That's What She Wrote: Link Up #1



Words cannot describe how excited I am for this day. 

First, I get to read other amazing bloggers' short stories! 
Second, I get to share my passion with you: Fiction! 

When you're done reading my own short story, don't stop! Click on other's stories in the link up or link up your own! Let's show off our creative side! 

So without further adieu I give you my own short story:

He arrives inside the train depot right on time. He runs his hands over his freshly shaven chin, checks his watch for the hundredth time and stops to take in the crowd.

Without trying, his eyes start to search the faces, waiting for them to catch sight of one face he knows without trying. His brow creases as more time passes and he still hasn’t found her.

They said that if one didn’t want to go through with getting on the train, there would be no hard feelings. But what if she is somewhere near, what if she thinks it’s him that hasn’t shown?

They had said 2:00 p.m. When they decided to leave, there were so many unanswered questions. But the only one they could answer wholeheartedly was this:

Did they want to escape together? The answer: Yes. A million times over, yes.

So he was here. And she was not. His breath came in quick bursts, sweat began beading on the back of his neck. He heartbeat thumped in his ears.

He began to walk. Briskly, he maneuvered between the crowds.

He notices flashes in the crowd that could be her. A lady flipping dark hair over a shoulder, someone throwing their head back in laughter, another, her nose buried in a book.

If only he could see each person in the crowd up close, he could find her faster. The intimate parts of her were the most familiar to him, the ones so much more vivid in his mind. If he could get close enough to each persons’ hand, he would be able to spot the chipped nail polish on her fingers, or the careful mascara on her dark lashes. If he could reach out and pull the hair off each person’s neck, he would recognize the curve of hers immediately.

He decides to search the platform instead of inside the depot and finds a door leading outside. It’s locked tight, a padlock dangling from a chain holds the doors tightly shut. The padlock intrigues him so he stops to inspect it.

There are initials and a date inscribed on one side. He pauses, runs his fingers over the letters and smiles. The shrill sound of a train’s whistle brings him back and he swiftly turns to find another way onto the platform.

He finds a door, opens it and the crisp fall air hits his face and the smell of fallen leaves and damp sidewalks reminds him of the autumn he had first lost her. That wet outdoor odor, mixed with the taste of gin and tears, was all that he needed to remember the reason he was here: to never lose her again.

He picks up his pace. He spots a woman carrying large packages. It couldn’t be her, they agreed to pack light. A man helps an older woman through a doorway. Two young teenage girls laugh and whisper into each other’s ears. A man walks out on the platform and looks from side to side. Is he waiting for his partner as well? Did he tell whomever he is waiting on the wrong time?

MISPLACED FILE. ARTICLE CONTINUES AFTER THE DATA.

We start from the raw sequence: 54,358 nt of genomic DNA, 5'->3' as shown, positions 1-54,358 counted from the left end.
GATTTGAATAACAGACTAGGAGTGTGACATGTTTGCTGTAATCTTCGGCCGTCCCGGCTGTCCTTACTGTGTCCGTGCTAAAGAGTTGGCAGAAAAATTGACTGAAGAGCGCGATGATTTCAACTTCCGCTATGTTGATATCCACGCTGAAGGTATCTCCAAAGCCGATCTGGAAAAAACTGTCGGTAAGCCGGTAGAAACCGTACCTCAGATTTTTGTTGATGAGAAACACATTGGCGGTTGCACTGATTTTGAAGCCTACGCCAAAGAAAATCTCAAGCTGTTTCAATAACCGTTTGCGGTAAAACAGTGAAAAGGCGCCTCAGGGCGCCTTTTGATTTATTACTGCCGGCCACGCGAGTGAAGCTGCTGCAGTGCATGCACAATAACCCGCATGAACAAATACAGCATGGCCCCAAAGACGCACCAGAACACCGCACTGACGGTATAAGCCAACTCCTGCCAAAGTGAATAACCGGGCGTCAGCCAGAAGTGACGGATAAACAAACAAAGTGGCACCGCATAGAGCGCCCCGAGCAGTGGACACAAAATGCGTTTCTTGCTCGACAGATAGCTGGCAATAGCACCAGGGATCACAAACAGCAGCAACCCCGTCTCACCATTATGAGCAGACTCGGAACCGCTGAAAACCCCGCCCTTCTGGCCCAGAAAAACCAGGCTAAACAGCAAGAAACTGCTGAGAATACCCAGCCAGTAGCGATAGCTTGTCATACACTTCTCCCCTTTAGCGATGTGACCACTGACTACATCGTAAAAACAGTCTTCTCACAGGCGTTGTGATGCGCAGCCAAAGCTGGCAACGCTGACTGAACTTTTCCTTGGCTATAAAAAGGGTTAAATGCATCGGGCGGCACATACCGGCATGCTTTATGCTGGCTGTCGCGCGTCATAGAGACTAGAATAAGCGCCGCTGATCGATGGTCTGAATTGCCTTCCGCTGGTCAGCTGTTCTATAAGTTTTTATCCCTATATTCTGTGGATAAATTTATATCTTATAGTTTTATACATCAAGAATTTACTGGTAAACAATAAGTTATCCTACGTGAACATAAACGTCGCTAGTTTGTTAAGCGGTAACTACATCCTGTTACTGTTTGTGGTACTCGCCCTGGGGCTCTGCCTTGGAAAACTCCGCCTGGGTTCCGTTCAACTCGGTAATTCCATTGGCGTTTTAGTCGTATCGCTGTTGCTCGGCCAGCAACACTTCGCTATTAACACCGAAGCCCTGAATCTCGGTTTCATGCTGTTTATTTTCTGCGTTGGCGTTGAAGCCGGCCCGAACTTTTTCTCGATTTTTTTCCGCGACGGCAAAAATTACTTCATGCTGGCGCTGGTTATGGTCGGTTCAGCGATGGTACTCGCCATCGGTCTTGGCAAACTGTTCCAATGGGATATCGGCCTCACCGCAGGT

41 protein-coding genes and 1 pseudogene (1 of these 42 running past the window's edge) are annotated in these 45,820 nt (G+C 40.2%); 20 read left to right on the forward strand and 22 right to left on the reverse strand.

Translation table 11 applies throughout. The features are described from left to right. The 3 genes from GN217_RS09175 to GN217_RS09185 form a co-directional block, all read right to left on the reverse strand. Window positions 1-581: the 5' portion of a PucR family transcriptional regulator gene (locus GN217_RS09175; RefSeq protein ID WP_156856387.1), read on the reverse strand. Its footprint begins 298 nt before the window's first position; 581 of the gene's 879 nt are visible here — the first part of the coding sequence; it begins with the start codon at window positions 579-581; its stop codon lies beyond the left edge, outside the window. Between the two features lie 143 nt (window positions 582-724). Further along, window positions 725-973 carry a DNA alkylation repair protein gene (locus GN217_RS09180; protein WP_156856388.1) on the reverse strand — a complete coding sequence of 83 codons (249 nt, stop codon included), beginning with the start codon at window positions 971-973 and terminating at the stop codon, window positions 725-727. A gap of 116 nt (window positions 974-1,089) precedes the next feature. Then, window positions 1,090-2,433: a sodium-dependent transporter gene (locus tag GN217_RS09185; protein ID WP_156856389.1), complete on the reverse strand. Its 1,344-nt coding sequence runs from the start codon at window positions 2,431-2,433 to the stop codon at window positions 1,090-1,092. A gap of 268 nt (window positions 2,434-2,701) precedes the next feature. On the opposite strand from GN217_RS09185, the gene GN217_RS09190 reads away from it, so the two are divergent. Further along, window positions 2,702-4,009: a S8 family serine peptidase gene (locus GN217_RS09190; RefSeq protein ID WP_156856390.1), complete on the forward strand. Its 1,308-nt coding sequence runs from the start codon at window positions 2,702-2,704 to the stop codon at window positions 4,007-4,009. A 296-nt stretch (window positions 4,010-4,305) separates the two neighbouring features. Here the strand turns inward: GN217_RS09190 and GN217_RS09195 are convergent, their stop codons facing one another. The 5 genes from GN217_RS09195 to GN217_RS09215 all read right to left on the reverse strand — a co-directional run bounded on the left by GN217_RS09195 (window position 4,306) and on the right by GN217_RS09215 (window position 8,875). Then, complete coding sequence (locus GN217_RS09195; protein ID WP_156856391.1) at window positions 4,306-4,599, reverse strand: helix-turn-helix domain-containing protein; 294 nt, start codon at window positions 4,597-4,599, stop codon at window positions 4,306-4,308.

And then, in a flash, he remembers. Of course she wouldn’t be waiting in the busy, crowded station. She’d be somewhere quiet and alone because she hates loud noises and crowded spaces. And she’d waiting until the last minute so that she didn’t appear frazzled when they met. She knows he’s dependable and he’d come looking for her. He knows that she probably did pack some things because she likes to be prepared. He knew she’d bring something to read, a change of clothes and because she’s self conscious, she’s probably wearing a coat, despite the friendly autumn sun.

He ticks off all of these things about her without thinking. Her tendencies, her quirks, are so familiar to him that they are apart of the landscape of his mind. Her nervousness makes his heart beat faster, her laugh makes the corners of his mouth turn up in a grin. Her fast paced storytelling awakes his soul, her hands, incessantly moving, make his own start to tap against the inside of his pockets.

He decides she’s somewhere less crowded and starts looking for a break in the throngs of people. He must hurry. Their train leaves in just a few minutes, at 2:13.

There, up ahead, passed the main platform, is a small, uncrowded area.

He starts walking faster. His shoulder clips the elbow of an old man, who is talking animatedly to the two men with him. “Yes, I knew her long ago and I am so happy to tell you, we’ve been together ever since that one summer...” he hears the old man say as he strides past.

The 2:13 departure whistle sounds, warning the passengers of the upcoming departure. His heart lurches as he realizes he’s almost out of time. He forces himself to focus on finding her, even though his mind begins to raise with the sudden, dreadful realization that it may lose her again.

He sees someone. As the whistle hollers, her hands fly up abruptly to cover her ears. She’s facing the other direction and as his feet hit the pavement, one quickly after the other, she turns and he stops.

He takes in a deep breath and his smile turns into a laugh that almost sounds like a small cry.

“What took you so long?” she asks, holding out her hand.

“I hope you don’t mind that I found a more quiet place to wait for you. I knew you’d come looking for me. And I packed a couple extra things, just in case something happened. Oh, and I brought a book, so we could take turns reading to each other in the train car.”

He took her hand, grabbed the suitcase and guided her onto the last train car, his smile so big, the people on the platform had stopped to stare.


I showed you mine, now you show me yours!